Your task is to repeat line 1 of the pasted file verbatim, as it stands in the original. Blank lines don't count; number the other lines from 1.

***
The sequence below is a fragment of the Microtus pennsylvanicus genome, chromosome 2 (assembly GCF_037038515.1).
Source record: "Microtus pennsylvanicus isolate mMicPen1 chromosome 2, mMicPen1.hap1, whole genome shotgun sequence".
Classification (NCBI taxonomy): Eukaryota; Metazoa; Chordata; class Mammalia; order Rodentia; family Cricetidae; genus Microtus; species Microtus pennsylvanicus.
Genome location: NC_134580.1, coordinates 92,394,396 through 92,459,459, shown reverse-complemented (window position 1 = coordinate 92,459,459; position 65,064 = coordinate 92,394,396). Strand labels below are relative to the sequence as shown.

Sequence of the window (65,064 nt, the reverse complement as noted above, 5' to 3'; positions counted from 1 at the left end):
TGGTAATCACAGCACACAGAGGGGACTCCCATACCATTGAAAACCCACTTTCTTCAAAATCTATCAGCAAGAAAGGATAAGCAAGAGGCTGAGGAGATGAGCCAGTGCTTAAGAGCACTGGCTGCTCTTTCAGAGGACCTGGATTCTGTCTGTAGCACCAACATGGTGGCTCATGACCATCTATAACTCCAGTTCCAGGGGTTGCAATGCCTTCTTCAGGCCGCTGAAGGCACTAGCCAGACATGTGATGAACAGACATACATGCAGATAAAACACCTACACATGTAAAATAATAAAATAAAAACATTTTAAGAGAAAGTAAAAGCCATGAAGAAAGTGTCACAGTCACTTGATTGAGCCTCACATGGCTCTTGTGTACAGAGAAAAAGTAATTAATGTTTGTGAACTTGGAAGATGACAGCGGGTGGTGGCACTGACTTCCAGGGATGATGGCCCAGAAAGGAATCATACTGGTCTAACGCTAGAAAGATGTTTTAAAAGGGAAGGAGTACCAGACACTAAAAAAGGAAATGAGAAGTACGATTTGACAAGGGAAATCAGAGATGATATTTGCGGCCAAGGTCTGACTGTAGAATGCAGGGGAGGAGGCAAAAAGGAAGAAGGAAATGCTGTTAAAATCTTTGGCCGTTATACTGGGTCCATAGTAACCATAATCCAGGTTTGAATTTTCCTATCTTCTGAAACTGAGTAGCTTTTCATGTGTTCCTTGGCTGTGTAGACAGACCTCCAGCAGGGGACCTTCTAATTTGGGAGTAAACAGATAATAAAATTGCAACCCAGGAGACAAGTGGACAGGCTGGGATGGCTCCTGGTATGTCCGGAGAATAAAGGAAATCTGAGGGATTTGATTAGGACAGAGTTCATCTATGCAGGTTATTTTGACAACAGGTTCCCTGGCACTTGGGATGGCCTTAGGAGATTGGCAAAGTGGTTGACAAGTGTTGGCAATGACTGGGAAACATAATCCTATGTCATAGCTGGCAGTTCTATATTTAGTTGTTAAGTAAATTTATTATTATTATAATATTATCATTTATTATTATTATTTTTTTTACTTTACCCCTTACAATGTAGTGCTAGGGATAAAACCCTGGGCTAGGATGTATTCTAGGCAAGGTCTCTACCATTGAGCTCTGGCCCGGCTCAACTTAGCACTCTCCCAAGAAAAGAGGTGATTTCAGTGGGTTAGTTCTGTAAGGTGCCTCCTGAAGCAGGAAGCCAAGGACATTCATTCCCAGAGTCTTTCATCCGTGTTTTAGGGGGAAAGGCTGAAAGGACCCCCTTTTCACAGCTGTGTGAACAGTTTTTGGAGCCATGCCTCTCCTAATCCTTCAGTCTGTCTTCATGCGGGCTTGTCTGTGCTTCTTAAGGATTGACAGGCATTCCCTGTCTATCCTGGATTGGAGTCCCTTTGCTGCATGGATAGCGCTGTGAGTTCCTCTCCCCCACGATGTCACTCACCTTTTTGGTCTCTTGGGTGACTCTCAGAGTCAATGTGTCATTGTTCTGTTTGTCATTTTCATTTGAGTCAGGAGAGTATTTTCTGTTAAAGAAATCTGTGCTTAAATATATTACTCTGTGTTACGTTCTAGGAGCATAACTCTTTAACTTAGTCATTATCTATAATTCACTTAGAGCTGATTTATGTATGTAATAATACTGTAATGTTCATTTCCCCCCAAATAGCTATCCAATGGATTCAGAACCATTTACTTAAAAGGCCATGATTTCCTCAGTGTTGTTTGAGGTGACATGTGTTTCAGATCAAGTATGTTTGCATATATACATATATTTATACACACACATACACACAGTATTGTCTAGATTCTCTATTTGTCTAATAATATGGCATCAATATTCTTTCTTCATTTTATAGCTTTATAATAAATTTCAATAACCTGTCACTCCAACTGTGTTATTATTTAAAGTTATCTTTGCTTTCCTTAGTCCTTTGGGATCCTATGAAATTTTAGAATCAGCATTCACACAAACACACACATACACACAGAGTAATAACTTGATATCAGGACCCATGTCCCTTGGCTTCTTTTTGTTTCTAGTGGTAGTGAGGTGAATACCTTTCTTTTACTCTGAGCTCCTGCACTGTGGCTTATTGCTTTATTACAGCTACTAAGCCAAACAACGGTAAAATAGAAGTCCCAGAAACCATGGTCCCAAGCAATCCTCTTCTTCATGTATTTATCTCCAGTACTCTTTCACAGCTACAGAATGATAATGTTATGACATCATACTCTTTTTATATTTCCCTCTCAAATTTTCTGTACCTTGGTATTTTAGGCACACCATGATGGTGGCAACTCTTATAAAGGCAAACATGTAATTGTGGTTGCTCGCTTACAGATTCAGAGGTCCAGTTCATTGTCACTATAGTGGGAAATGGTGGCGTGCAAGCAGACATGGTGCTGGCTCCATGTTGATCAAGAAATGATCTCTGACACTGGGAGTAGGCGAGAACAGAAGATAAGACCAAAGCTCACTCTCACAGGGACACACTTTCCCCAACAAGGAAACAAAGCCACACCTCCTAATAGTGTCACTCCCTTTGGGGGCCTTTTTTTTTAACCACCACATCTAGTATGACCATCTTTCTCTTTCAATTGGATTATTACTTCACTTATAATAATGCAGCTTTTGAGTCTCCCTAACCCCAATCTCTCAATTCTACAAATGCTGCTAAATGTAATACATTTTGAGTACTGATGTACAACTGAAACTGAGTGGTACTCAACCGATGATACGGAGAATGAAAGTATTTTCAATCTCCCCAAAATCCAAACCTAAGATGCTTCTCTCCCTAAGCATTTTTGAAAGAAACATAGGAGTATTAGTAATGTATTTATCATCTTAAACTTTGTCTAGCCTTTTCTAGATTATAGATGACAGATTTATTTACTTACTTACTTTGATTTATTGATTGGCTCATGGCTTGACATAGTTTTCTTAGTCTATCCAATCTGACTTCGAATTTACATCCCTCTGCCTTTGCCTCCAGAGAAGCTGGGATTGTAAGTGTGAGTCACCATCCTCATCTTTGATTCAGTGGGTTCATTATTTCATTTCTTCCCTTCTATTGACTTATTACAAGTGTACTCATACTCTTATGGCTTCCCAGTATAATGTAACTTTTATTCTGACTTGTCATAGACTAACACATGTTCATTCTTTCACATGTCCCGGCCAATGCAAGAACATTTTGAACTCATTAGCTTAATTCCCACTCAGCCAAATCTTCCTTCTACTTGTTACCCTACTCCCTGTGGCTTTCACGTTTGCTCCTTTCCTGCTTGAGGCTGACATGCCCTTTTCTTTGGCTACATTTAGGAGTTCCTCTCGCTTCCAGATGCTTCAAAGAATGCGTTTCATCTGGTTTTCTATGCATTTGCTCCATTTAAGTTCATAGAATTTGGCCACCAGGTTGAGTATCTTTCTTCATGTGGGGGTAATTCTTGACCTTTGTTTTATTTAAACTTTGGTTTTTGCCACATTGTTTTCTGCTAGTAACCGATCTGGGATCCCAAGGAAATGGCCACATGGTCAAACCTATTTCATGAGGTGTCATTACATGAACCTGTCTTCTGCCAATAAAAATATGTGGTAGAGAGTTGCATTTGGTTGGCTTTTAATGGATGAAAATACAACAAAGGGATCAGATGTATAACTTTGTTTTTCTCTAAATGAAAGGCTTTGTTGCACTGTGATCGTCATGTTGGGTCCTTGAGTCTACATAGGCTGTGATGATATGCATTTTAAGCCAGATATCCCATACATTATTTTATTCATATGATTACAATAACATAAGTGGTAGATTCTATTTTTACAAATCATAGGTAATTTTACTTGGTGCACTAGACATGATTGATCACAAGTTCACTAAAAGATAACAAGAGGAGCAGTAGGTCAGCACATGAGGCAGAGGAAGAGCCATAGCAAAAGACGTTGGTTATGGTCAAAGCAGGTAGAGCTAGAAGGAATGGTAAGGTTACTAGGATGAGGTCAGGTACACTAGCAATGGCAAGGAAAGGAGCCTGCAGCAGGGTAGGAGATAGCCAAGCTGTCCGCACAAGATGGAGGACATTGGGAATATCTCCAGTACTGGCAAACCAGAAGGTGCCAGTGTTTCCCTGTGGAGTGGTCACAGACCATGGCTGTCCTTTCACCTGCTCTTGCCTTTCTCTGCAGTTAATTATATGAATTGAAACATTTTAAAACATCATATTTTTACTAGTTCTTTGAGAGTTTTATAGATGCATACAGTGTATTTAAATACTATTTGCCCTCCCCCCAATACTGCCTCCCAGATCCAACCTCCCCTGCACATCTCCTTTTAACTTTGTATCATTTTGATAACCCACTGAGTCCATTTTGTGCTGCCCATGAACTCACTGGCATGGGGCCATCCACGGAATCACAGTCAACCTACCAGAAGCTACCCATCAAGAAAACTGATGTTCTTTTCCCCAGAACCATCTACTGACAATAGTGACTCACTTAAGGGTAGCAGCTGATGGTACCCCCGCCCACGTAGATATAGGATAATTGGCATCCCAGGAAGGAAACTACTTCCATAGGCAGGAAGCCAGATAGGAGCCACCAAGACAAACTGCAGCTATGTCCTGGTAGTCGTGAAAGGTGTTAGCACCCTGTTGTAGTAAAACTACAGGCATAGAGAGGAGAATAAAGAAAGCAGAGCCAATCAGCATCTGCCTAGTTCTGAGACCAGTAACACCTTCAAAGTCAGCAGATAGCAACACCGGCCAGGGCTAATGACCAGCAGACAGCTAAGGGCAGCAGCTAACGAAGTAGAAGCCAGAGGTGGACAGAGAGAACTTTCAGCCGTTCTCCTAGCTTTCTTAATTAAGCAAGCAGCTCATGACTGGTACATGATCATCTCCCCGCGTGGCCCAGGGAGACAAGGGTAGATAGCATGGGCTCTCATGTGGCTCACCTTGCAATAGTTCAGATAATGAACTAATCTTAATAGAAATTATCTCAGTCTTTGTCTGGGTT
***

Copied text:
The sequence below is a fragment of the Microtus pennsylvanicus genome, chromosome 2 (assembly GCF_037038515.1).